Kamilaroi rapper Michael Graham, who was known widely by his stage name Boomalli, has been remembered as cheeky, talented and passionate about his people.
Hailing from Walli Reserve outside of Collarenebri in north-west NSW, his shock passing over the weekend has devastated the communities he was a part of.
Michael, who was known for his slick rhymes, started making and releasing tracks when he was just 15-years-old through mentoring program Desert Pea Media (DPM) - fronting local group The Colli Crew and later establishing himself as Boomalli, meaning ‘strike with power’ in his language.
DPM co-founder and Gamilaroi man Matthew Priestly says despite being shy at first, Michael grew to be a role model for his community.
“He might’ve been a short little fulla like me - like all of us Gomeroi people - but he stood tall as anyone,” he said.
“You know the most beautiful thing I ever seen Mick do? Inspire all his little mates to go right through school.”
As frontman for The Colli Crew - a group of young mob from Collarenebri who were all mentored by DPM - Michael wrote tracks about the pride and pain his community experienced.
Their track Change the Game reached more than 200k views on Youtube, and the Crew were invited to perform at events across the country - including the 2010 ARIA Awards.
Michael’s talent turned heads from an early age, according to DPM CEO Toby Finlayson, who says he remembers him as a “little kid with a mohawk”.
“You know just his natural capacity to spit a rhyme… like he would just stick it down, first time every time without fail when he was 14-years-old,” he said.
Michael’s popularity soared following the release of his first solo EP under MC Boomalli in 2015 - the same year he was awarded Walgett Shire's Youth of the Year.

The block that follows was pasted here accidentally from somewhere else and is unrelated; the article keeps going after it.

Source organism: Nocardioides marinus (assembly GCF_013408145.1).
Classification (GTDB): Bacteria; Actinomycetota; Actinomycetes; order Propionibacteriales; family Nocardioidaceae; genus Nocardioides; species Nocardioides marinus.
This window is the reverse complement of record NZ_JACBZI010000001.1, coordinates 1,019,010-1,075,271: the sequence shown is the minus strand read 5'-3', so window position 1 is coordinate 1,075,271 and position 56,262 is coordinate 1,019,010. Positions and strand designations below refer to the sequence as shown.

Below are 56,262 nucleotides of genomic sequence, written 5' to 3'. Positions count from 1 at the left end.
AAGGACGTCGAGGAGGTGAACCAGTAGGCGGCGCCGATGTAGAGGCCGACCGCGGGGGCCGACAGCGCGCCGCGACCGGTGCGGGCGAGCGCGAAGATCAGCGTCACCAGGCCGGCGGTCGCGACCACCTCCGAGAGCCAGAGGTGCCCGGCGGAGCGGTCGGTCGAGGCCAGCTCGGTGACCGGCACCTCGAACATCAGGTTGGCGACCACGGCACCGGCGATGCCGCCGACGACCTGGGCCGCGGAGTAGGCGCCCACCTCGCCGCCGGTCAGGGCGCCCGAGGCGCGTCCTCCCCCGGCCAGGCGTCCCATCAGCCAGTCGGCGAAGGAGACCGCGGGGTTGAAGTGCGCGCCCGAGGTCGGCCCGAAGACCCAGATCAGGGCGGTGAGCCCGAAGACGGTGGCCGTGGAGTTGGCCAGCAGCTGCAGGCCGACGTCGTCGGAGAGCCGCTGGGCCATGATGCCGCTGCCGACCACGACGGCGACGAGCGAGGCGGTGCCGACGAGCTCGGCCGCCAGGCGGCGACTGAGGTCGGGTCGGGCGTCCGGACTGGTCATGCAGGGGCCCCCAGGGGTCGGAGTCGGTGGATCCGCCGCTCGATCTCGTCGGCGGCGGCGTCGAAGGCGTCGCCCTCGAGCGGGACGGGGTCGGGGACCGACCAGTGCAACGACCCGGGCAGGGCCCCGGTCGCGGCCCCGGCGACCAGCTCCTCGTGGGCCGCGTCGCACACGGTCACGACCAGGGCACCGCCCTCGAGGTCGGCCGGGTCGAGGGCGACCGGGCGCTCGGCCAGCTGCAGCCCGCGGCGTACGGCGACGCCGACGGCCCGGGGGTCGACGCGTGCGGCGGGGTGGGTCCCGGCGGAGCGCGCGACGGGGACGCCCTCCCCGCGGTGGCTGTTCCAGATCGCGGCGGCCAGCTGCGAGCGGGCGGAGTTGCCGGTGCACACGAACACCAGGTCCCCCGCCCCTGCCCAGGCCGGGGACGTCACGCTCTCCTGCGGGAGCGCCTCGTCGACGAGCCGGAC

Michael performed at All-Stars games, the 50th anniversary of the 1965 Freedom Rides in Walgett and kept a day job as a youth worker in Collarenebri.
Speaking at the Freedom Rides anniversary in 2015, Michael told the Guardian newspaper he wanted young mob to stop being shame and be proud of themselves.
"The kids are really talented here they just don't know it, or they do know it and they're afraid to show it. I guess they're scared of what other people think," he said at the time.
"That's something they need to get over - that shame factor."
"When I was growing up I was told shame isn't a word, so yeah, we don’t believe in shame around here.”
He went on to work as a mentor and music facilitator for DPM, and eventually would drop the MC to become Boomalli, releasing his debut album in January 2020: a tribute to his late mother called, The Promise.
Michael wrote on Facebook at the time of its release, “in loving memory of my beautiful mother and all of our old people and ancestors who have gone before us”.
Mr Finlayson says Michael will be remembered for his cheeky grin and empowering his people.
“His daughter’s gonna know him and gonna know his story… he’s created a legacy for his whole family, for everyone,” he said.
“Saying goodbye to him is quite a joyous thing at the same time as being really hard, because there’s just so much to celebrate.”
“He touched our lives in such an amazing way. All of us.”
A tribute to Michael Graham will play on NITV (Ch34) The Point's 'Young Warriors' episode, Thursday night at 8.30pm.